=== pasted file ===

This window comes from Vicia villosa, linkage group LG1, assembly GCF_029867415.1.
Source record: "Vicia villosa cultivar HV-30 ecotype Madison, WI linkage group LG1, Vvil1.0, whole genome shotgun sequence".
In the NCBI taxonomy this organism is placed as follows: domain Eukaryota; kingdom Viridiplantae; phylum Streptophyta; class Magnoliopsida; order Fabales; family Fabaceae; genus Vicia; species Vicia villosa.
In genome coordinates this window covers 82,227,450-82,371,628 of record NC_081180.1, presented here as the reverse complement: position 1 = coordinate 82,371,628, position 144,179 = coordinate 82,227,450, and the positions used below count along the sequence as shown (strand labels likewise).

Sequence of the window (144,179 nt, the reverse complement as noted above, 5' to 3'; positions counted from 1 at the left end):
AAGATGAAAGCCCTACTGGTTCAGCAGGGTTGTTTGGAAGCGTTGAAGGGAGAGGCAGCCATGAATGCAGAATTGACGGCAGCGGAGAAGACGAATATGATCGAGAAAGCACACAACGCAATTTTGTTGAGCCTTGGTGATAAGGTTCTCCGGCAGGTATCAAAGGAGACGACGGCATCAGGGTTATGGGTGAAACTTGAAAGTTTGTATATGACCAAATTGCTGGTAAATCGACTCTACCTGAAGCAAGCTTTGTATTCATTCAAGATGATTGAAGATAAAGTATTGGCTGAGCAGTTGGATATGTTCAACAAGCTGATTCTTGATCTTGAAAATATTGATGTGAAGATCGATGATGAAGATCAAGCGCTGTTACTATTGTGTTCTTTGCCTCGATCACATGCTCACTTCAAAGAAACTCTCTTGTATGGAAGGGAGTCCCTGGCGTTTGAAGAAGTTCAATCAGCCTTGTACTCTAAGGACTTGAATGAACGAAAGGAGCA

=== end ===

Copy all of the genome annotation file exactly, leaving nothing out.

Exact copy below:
This window comes from Vicia villosa, linkage group LG1, assembly GCF_029867415.1.
Source record: "Vicia villosa cultivar HV-30 ecotype Madison, WI linkage group LG1, Vvil1.0, whole genome shotgun sequence".
In the NCBI taxonomy this organism is placed as follows: domain Eukaryota; kingdom Viridiplantae; phylum Streptophyta; class Magnoliopsida; order Fabales; family Fabaceae; genus Vicia; species Vicia villosa.
In genome coordinates this window covers 82,227,450-82,371,628 of record NC_081180.1, presented here as the reverse complement: position 1 = coordinate 82,371,628, position 144,179 = coordinate 82,227,450, and the positions used below count along the sequence as shown (strand labels likewise).

Sequence of the window (144,179 nt, the reverse complement as noted above, 5' to 3'; positions counted from 1 at the left end):
AAGATGAAAGCCCTACTGGTTCAGCAGGGTTGTTTGGAAGCGTTGAAGGGAGAGGCAGCCATGAATGCAGAATTGACGGCAGCGGAGAAGACGAATATGATCGAGAAAGCACACAACGCAATTTTGTTGAGCCTTGGTGATAAGGTTCTCCGGCAGGTATCAAAGGAGACGACGGCATCAGGGTTATGGGTGAAACTTGAAAGTTTGTATATGACCAAATTGCTGGTAAATCGACTCTACCTGAAGCAAGCTTTGTATTCATTCAAGATGATTGAAGATAAAGTATTGGCTGAGCAGTTGGATATGTTCAACAAGCTGATTCTTGATCTTGAAAATATTGATGTGAAGATCGATGATGAAGATCAAGCGCTGTTACTATTGTGTTCTTTGCCTCGATCACATGCTCACTTCAAAGAAACTCTCTTGTATGGAAGGGAGTCCCTGGCGTTTGAAGAAGTTCAATCAGCCTTGTACTCTAAGGACTTGAATGAACGAAAGGAGCA